It’s about your value – how alive are you, how responsive, how accepting are you, how real are you? And also, how resentful are you? Does your resentment come through your body even if you don’t mean it to? This is not to say resentment is wrong – it’s not wrong – it’s just that it could be impeding on your ability to be free.

      • Phyllis Black says:

        Wow, Renee! You actually read my sentiment. Thank you.
        I’m vary real. Not resentful, just beginning to be realistic. I just do not want to go thru thousands of men waiting for the “what ifs” at my age. Marriage isn’t promised to everyone. No matter how much I want to live a high value, high status life. It’s not cool to have to deal with the “relationship” issues and commitment phobic men wanting sex. Realistically speaking. I am aware that it might not happen and have already moved to another city anticipating probability of a lifetime alone….

        • bobsyouruncle says:

          As a man, it isn’t that men are commitment phobic, it is that many men have been hurt by superficial relationships with jaded women, or hypergamous women and thusly have become calous. Make a man invest in you, make him see that you are not easy, that you are loyal, ad if he really truly cares for and has deep attraction, he will do everything he can to earn your love.

          • Phyllis Black says:

            @bobsyouruncle.
            While I appreciate your sentiments.. it’s kinda hard to engage with a man who approaches you under false pretenses – pretending he is available for a relationship when he is not (married, committed to “baby’s mama,” narcissistic, etc. After I fall for the “okey-doke,” then they truly begin to pull away because their primary relationship has become prevalent. A man can only lie until some important event in his woman’s life becomes prevalent (anniversary, holiday, mother’s day) then he has to get ghost until she doesn’t need him anymore- then here he comes again, moving me up in the hierarchy. I actually had a man tell me that he believed in “polygyny,” and really tried to get me to buy in to that foolishness!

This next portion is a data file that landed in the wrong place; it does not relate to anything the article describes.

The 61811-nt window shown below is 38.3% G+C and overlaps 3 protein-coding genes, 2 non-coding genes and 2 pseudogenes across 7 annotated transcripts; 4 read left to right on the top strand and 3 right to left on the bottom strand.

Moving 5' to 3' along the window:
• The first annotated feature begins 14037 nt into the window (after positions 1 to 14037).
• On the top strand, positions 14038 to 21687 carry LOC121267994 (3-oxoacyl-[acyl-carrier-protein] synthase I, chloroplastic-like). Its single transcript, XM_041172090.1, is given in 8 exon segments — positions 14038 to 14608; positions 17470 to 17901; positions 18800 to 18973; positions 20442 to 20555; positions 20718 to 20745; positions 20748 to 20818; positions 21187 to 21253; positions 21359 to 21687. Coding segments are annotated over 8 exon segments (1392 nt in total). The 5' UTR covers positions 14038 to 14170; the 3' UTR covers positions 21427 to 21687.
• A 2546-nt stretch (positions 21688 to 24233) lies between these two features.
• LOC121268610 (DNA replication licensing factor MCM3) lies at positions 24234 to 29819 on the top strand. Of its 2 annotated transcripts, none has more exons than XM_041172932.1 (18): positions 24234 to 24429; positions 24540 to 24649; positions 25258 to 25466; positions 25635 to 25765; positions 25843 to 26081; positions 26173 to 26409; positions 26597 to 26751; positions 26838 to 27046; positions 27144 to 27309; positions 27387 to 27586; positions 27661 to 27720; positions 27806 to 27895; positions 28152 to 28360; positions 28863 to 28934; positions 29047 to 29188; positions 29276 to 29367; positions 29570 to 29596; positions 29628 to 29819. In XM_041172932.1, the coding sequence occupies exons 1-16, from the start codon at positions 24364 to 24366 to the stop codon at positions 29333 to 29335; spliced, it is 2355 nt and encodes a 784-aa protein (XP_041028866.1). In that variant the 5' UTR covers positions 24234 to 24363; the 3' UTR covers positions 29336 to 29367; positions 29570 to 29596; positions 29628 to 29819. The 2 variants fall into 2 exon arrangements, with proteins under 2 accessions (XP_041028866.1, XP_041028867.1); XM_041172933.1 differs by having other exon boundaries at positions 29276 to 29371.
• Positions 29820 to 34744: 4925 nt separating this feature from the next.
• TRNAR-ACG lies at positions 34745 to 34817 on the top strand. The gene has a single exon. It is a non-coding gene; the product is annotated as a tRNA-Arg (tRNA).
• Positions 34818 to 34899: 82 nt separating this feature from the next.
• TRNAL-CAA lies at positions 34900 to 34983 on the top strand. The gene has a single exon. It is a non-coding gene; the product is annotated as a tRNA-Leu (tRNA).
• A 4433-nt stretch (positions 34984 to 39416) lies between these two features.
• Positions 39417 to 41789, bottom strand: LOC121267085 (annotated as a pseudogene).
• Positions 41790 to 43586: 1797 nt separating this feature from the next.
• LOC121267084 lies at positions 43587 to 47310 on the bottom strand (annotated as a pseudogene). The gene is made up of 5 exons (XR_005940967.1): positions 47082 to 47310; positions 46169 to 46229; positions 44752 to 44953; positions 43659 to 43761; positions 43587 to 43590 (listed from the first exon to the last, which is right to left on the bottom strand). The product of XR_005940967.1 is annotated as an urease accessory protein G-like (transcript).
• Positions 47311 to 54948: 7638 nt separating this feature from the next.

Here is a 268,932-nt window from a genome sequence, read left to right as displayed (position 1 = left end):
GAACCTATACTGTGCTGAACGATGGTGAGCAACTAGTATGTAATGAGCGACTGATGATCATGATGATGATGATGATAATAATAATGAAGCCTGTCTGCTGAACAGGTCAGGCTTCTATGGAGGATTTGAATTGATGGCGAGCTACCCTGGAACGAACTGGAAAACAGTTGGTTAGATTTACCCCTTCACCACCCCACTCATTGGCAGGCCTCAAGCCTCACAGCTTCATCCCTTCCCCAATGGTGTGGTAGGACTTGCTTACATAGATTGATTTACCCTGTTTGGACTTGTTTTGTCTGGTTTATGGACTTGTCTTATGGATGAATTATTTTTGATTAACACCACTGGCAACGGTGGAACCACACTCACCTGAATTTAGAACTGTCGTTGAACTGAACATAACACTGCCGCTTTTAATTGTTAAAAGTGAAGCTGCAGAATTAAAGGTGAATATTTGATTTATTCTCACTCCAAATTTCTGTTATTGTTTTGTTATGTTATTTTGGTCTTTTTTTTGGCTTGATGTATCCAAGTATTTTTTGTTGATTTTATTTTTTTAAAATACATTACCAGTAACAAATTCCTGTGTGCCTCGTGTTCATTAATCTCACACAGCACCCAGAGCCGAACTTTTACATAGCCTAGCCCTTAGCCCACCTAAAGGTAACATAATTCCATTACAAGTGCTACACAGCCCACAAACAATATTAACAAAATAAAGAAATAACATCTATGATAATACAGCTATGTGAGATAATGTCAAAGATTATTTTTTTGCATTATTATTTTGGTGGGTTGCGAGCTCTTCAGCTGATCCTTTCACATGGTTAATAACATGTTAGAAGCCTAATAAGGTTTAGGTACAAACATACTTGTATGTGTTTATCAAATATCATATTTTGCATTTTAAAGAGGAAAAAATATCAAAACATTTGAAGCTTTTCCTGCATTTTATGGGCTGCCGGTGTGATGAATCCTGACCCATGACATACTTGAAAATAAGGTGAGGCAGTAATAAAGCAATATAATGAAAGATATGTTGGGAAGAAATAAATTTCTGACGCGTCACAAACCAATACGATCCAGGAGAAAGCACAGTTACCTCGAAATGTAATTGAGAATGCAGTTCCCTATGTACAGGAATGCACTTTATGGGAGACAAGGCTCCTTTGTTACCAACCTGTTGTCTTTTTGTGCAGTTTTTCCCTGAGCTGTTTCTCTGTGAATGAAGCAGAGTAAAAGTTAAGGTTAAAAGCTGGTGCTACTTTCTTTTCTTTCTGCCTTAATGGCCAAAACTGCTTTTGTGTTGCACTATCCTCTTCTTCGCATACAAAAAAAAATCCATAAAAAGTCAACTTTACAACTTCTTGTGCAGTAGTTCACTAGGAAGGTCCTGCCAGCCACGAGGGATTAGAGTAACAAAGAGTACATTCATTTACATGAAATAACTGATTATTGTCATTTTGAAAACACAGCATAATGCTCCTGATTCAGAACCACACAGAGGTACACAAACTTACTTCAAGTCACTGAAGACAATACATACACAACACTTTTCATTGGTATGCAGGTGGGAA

Thanks, but no thanks..I’m getting off the hamster’s wheel. Had enough. Now I’m in the phase of “why bother…” I won’t say I can do bad all by myself, but I would say I can eliminate the hurt and stress a commitment phobic man can bring in my life. Then, after they are done with me and moved on, they memorialize it by writing a text or e-mail about how they are “never moving from their position” and how they have “set boundaries, and of course you must have noticed.”